Anyone with doubts about BYOD look away now. A new survey has found that almost half of mobile users still employ no security despite the fact that many devices are used to access and store corporate email.
Surveys of mobile device security are easy prey for nay-sayers, routinely showing relatively low levels of awareness about mobile data. Sophos's survey of 1,008 UK consumers outlines the issue without shedding much new light on the reasons behind this.
Forty-two percent had lost or left a device (mostly but not exclusively smartphones) without security in place, while 20 percent said their devices were used to access email. An identical 20 percent kept personal data such as national insurance numbers, names, addresses and dates of birth on their smartphones.
One in ten reckoned their devices would have revealed information such as PIN numbers and credit cards.
Teens were far more likely to lose an unsecured device than older users, confirming the mundane truism that the young think less about consequences until they have experienced them.
Only those at or near pensionable age matched them for lack of security, a phenomenon usually explained as being a generational lack of familiarity with technology among older people.
What does all this mean and why don't vendors spend more time investigating why mobile security remains a low priority for some sections of the user base even where business data is at risk?
"Most concerning for businesses is that this lack of awareness will inevitably seep into the corporate environment. Indeed, the research already shows that corporate email - on lost and potentially unsecured devices - opens up a potential security hole in the infrastructure," said Sophos director of technology, James Lyne.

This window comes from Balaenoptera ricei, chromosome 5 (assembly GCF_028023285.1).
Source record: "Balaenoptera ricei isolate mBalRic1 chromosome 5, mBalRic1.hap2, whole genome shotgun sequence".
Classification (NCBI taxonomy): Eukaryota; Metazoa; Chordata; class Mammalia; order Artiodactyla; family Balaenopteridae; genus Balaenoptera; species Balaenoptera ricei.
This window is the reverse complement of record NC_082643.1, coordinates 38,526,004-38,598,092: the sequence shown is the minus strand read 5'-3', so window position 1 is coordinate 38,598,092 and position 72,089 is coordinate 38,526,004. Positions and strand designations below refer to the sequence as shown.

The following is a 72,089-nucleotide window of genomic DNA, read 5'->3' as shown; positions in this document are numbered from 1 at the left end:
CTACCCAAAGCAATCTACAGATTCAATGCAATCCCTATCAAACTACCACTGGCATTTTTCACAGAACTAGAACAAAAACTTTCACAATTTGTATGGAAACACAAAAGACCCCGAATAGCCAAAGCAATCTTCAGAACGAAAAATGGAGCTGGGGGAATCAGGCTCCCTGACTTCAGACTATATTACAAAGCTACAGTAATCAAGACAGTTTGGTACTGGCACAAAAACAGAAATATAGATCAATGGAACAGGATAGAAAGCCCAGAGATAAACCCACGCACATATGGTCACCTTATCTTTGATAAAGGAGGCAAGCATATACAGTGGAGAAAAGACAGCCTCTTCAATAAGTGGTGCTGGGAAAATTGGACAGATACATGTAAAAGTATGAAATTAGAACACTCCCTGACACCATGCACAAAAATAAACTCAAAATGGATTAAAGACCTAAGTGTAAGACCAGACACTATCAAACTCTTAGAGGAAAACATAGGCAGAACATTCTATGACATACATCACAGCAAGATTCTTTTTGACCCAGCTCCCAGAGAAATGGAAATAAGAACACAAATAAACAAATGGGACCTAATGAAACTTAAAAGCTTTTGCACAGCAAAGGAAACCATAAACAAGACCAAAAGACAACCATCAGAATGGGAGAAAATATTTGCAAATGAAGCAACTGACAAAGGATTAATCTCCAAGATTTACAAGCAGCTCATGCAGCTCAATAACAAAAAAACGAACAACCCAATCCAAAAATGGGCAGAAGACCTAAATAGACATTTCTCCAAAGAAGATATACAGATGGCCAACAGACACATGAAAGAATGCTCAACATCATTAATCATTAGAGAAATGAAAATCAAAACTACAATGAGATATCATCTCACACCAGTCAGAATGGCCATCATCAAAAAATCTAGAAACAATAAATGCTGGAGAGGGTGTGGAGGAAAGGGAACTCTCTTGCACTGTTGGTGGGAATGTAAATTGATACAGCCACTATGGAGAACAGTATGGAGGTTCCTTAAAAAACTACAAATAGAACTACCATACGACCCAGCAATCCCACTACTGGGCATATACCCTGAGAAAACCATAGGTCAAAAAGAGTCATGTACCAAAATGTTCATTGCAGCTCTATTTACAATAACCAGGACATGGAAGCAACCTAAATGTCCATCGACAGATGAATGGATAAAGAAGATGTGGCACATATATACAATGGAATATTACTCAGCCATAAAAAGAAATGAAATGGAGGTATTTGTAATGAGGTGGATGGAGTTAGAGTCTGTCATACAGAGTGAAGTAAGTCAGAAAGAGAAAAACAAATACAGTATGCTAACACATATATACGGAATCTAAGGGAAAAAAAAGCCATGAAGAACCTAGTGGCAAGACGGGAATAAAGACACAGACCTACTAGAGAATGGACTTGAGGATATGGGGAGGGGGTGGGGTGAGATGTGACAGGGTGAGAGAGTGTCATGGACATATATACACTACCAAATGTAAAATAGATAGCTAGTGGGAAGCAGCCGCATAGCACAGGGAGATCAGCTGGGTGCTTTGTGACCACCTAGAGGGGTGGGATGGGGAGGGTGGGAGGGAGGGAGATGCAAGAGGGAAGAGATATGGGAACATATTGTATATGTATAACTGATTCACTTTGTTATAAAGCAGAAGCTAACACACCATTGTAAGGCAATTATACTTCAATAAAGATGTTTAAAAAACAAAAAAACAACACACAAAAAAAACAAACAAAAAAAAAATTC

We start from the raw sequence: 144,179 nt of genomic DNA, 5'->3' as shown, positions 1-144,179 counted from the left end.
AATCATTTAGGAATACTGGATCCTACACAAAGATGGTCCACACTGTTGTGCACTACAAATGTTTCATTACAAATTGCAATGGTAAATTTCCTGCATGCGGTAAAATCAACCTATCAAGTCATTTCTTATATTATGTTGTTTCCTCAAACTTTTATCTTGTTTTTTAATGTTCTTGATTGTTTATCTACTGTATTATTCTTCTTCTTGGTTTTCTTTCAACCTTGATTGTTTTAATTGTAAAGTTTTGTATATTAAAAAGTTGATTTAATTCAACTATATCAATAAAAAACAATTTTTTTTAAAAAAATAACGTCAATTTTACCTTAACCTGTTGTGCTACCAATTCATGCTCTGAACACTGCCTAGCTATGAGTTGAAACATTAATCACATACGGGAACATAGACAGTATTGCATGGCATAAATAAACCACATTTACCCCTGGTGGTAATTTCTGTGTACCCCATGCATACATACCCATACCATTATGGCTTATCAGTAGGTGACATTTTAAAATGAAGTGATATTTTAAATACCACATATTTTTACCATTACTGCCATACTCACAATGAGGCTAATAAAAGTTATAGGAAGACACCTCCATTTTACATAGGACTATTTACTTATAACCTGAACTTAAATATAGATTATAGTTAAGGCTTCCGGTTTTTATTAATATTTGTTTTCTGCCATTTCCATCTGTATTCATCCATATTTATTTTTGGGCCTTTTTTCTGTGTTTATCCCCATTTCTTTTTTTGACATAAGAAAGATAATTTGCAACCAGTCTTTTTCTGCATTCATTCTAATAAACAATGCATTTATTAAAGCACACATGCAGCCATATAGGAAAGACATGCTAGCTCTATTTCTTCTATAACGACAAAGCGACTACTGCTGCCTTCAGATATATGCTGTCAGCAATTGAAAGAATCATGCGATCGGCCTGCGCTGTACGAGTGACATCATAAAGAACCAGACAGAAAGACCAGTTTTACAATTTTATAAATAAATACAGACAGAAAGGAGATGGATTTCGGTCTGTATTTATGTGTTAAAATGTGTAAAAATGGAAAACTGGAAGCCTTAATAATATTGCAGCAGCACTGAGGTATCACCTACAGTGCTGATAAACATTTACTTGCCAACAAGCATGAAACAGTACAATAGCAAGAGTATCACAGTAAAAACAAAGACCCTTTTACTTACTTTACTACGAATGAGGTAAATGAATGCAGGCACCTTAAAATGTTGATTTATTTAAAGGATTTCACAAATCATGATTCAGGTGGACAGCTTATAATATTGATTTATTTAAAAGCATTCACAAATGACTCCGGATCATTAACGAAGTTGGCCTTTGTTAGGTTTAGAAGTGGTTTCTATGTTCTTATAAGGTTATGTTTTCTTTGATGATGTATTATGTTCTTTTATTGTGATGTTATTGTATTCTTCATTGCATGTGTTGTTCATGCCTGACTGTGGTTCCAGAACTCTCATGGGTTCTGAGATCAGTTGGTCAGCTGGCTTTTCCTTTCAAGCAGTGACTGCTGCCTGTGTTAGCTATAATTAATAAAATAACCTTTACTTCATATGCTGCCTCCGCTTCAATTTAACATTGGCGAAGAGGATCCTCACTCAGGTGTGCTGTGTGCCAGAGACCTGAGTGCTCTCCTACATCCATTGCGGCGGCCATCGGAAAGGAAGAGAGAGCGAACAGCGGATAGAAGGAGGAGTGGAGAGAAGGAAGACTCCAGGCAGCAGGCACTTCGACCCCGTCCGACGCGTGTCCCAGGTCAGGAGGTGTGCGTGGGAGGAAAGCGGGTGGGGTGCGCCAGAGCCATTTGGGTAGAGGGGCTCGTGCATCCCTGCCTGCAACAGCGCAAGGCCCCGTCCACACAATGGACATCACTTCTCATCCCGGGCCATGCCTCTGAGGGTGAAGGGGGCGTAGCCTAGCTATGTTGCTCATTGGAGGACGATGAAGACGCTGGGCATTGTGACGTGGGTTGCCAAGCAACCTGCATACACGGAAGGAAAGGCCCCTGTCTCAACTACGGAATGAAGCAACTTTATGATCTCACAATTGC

"Businesses too should ensure their traditional IT security educational policies extend to laptops and mobile devices. Mobile manufacturers should also be challenged to make these devices more secure out of the box," Said Lyne.
The last point is an interesting one. Out of the box, mobile data security remains poorly designed in a surprising number of cases.
Only a few weeks ago, a report from consultancy Context Information Security picked numerous holes in the security design of Samsung's Galaxy Tab, at least as far as businesses were concerned. Apple's iPad and RIM's PlayBook achieved better scores but even in these devices some failings were found.
There is a reason for this. Companies such as Samsung and even Apple are companies that sell gadgets to consumers. Security has not appeared a high priority based on assumptions about the usefulness of such features for consumers.
But if BYOD is a real phenomenon - and there is ample evidence that it is - then consumer devices are now dual-purpose and need to be designed to meet the security needs of businesses.